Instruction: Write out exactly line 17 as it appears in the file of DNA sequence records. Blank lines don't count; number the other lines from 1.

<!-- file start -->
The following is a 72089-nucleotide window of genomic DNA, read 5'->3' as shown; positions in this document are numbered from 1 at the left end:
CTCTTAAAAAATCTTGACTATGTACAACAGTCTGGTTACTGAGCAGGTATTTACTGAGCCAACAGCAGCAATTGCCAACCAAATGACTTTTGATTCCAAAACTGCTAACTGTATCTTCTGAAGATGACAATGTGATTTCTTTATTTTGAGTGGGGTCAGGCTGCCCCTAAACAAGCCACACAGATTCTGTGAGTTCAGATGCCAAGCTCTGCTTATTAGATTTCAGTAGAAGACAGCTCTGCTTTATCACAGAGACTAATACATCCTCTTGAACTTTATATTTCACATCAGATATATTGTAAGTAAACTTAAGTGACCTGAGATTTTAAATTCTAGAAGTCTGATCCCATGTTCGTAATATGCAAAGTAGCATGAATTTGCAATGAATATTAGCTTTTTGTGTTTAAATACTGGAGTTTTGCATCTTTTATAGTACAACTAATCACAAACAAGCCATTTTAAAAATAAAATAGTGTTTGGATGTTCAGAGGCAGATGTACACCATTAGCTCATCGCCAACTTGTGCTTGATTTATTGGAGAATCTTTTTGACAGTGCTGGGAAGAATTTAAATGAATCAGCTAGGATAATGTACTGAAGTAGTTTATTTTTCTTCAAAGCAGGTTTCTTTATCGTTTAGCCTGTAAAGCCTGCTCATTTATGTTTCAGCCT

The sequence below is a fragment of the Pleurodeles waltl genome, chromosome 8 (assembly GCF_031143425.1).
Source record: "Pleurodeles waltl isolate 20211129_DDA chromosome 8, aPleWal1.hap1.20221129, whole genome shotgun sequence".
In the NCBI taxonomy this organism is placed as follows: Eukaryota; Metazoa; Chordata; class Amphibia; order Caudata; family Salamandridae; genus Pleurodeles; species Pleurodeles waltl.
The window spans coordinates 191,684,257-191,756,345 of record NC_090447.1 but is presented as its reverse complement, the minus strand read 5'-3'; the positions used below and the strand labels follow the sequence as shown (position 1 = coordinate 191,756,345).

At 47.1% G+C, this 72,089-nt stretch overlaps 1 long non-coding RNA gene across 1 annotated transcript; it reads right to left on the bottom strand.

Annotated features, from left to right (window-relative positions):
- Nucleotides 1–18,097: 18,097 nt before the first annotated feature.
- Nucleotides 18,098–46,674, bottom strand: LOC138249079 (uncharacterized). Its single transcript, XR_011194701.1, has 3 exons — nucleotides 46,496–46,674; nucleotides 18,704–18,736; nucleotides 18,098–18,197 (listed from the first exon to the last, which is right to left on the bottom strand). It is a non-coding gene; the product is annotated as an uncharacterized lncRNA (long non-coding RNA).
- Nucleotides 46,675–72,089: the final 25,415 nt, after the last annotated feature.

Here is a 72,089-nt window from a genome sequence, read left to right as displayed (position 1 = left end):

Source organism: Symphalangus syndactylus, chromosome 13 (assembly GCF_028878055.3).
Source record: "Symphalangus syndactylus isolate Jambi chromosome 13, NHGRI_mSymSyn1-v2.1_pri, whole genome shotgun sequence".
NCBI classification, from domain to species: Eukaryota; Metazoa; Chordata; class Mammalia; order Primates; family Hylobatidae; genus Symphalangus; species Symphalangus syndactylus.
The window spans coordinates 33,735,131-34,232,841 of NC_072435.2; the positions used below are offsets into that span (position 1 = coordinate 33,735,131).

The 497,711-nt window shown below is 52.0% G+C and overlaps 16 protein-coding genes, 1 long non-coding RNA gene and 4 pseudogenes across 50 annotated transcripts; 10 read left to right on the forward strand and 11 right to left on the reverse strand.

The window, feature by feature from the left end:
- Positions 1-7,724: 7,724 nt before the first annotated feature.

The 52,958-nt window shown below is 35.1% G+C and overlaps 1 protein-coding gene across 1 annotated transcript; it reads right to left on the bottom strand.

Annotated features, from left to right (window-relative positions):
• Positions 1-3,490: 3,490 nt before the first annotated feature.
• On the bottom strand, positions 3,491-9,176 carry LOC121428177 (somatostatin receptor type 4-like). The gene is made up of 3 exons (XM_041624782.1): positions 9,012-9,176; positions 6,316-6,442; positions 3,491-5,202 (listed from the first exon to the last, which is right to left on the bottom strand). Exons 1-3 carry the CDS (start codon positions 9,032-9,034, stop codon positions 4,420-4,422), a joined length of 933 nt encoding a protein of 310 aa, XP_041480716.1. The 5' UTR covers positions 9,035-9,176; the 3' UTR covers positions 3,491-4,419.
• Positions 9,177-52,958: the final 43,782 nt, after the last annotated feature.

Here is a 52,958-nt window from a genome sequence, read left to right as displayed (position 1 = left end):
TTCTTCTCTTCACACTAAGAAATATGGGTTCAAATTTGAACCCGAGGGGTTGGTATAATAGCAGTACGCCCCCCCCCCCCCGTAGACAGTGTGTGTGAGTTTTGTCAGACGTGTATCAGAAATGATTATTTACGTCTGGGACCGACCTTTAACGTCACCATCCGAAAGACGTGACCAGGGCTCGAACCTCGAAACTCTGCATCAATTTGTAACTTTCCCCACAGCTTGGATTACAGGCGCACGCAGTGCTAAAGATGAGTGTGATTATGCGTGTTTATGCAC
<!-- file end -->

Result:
The 497,711-nt window shown below is 52.0% G+C and overlaps 16 protein-coding genes, 1 long non-coding RNA gene and 4 pseudogenes across 50 annotated transcripts; 10 read left to right on the forward strand and 11 right to left on the reverse strand.